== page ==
All human beings have spontaneous needs for happiness, self-understanding, and love. In Feeling Good: The Science of Well Being, psychiatrist Robert Cloninger describes a way to coherent living that satisfies these strong basic needs through growth in the uniquely human gift of self-awareness. The scientific findings that led Dr. Cloninger to expand his own views in a stepwise manner during 30 years of research and clinical experience are clearly presented so that readers can consider the validity of his viewpoint for themselves. The principles of well-being are based on a non-reductive scientific paradigm that integrates findings from all the biomedical and psychosocial sciences. Reliable methods are described for measuring human thought and social relationships at each step along the path of self-aware consciousness. Practical mental exercises for stimulating the growth of self-awareness are also provided. The methods are supported by data from brain imaging, genetics of personality, and longitudinal biopsychosocial studies.
Feeling Good: The Science of Well-Being will be of value to anyone involved in the sciences of the mind or the treatment of mental disorders. It will also interest theologians, philosophers, social scientists, and lay readers because it provides contemporary scientific concepts and language for addressing the perennial human questions about being, knowledge, and conduct.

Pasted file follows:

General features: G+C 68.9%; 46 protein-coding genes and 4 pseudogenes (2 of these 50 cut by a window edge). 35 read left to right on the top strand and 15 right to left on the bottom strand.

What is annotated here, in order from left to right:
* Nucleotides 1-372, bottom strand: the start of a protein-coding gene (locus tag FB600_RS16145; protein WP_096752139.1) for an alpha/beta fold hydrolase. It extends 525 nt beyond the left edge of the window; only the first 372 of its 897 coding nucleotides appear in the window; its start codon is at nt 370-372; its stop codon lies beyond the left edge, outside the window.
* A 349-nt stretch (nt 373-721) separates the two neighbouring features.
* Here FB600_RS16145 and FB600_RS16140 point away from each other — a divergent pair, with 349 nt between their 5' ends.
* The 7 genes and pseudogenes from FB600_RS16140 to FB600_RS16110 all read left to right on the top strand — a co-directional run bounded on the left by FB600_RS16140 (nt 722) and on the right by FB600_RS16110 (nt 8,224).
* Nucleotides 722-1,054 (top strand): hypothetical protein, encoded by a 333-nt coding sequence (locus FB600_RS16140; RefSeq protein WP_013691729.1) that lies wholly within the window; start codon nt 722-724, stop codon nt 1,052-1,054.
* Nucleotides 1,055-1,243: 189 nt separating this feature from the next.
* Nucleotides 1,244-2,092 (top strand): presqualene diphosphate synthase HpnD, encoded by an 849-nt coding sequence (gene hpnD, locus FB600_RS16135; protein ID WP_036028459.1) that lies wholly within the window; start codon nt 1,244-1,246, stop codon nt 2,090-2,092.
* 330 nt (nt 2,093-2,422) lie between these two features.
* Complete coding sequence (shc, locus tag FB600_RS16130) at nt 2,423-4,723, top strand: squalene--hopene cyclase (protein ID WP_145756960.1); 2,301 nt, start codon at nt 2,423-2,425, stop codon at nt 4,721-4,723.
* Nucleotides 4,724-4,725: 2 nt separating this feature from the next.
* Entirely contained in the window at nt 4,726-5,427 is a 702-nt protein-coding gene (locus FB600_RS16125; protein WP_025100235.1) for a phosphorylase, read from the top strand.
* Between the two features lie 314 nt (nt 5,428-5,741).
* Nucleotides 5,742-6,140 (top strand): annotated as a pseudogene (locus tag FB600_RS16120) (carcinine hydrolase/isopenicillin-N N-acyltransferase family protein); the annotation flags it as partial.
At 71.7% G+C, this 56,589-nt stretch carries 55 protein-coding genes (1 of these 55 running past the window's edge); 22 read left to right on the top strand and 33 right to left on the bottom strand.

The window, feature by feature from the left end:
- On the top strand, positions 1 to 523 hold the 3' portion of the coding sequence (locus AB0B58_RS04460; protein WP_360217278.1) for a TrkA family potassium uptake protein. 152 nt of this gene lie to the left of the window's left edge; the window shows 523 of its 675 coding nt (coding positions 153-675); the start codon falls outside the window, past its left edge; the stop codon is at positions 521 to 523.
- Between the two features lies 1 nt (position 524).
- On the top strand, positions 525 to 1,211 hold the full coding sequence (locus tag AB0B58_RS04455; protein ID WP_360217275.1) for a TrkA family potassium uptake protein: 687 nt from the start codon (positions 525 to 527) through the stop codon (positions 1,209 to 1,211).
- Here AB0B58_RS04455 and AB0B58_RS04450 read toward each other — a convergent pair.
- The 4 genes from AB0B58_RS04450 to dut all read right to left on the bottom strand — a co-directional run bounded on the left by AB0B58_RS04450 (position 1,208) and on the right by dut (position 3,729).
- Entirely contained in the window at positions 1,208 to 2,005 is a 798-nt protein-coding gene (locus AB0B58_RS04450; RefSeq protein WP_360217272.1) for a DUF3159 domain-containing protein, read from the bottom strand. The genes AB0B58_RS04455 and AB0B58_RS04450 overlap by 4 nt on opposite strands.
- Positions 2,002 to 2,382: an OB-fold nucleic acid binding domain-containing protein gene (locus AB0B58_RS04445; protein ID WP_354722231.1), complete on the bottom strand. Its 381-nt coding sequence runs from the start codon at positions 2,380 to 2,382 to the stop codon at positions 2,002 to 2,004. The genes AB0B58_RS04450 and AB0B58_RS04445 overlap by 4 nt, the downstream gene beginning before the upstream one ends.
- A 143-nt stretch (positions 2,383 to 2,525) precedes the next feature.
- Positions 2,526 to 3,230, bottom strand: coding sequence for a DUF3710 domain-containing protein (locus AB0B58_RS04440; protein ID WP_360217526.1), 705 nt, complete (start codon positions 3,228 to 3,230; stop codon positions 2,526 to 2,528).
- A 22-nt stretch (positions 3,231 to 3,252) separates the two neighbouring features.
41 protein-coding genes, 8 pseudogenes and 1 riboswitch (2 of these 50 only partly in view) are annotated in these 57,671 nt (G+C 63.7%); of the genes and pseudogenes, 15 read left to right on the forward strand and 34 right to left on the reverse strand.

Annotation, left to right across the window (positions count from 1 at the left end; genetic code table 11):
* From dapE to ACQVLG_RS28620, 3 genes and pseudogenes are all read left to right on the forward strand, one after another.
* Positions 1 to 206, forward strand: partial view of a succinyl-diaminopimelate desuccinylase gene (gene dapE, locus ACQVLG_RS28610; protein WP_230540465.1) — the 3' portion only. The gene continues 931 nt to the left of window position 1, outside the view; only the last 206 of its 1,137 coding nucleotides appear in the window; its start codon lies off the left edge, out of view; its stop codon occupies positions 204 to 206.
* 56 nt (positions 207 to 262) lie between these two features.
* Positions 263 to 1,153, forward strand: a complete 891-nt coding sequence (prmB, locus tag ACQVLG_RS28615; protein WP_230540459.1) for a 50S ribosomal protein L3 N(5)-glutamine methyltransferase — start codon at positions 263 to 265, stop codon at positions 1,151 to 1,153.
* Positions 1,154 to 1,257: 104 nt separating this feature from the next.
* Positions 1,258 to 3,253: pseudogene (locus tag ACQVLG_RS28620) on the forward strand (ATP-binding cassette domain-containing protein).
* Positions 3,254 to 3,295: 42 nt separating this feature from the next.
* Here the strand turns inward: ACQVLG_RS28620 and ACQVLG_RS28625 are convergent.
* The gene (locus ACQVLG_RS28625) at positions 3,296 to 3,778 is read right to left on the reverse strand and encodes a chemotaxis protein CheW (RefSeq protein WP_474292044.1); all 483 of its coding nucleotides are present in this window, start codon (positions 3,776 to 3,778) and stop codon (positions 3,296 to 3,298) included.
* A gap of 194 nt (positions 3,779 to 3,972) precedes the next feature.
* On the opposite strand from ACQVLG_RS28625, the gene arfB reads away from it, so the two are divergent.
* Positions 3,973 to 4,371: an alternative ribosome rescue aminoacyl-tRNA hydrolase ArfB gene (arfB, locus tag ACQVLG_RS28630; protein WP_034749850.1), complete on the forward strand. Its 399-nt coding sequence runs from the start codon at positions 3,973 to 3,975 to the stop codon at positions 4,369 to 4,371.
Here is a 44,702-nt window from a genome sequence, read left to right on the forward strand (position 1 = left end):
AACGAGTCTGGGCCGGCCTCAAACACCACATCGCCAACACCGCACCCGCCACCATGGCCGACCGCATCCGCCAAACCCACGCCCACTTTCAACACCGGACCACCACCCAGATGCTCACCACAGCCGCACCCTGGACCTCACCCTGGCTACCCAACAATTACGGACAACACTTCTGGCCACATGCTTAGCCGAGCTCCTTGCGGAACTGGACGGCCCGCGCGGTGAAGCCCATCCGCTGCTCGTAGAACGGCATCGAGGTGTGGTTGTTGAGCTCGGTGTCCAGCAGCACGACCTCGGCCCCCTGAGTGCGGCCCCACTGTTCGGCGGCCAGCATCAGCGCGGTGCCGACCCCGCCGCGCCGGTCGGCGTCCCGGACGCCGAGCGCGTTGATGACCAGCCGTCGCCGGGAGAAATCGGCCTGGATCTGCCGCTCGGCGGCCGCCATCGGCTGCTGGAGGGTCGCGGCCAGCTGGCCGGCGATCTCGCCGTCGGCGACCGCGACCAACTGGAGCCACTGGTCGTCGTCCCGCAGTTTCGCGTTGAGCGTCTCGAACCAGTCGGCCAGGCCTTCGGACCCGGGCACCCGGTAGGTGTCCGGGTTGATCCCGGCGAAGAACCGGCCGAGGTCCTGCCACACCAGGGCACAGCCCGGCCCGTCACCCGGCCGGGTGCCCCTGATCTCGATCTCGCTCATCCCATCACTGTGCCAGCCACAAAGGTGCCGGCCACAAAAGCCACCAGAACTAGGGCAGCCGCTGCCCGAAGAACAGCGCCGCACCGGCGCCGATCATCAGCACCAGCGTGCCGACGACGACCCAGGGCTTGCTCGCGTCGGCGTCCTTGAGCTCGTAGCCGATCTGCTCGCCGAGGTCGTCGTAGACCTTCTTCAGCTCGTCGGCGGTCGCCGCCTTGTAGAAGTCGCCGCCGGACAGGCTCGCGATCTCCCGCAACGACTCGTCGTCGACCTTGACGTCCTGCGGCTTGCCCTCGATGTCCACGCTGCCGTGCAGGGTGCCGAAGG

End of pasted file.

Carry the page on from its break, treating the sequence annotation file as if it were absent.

|Publisher:||Oxford University Press, USA|
|Edition description:||New Edition|
|Product dimensions:||9.30(w) x 6.20(h) x 1.10(d)|
About the Author
Table of Contents
1. A brief philosophy of well-being
2. The search for an adequate psychology
3. The measurement and movement of human thought
4. The social psychology of transcendentalism
5. Psychophysical theories of contemplation
6. Psychophysiology of awareness
7. The epigenetic revolution
8. The irreductible triad of well-being
Appendix: The Quantitative Measurement of Thought
Most Helpful Customer Reviews
Dr Cloninger talks about well being but he is well known to have been a witness in trials against tobacco companies, supporting the tobacco industry by testifying that nicotine addiction and cigarettes somehow don't get people "hooked," and blames it on the smokers themselves. He has been paid handsomely (tens of thousands of dollars) by tobacco companies to support them in litigation. So how can he now write a book on health and well being when he has this terrible record and has disagreed with almost every doctor in the world that cigarettes and the nicotine in them are addictive and a massive health problem that can be significantly helped by reducing the tobacco industry's grip on people?
Perhaps the most important book written in the last half century. In addition to the inevitable impact that it will have on the fields of psychology, neuroscience, and genetics, the implications of 'Feeling Good: The Science of Well-Being' on theories in the philosophy of mind, metaphysics, epistemology, and other associated disciplines is staggering. As a student of history and philosophy, this book was of enormous help to me in tracing the concept of well-being throughout the centuries and the timeless attributes and characteristics that lead to lasting harmony and happiness. I was also deeply touched by the author¿s ability to develop a variety of notions related to well-being in the context of the natural sciences and especially the field of quantum mechanics. Although the book integrates a number of different areas of study, it presents these topics in such a way that both the everyday reader and the specialist can benefit immensely from every chapter. Dr. Cloninger offers insights on the notion of well-being that are very different from the vague and often flaky treatments of the subject given by other authors. His observations are both clear and profound, a combination of attributes rarely found in writings about the deeper questions of human consciousness and existence.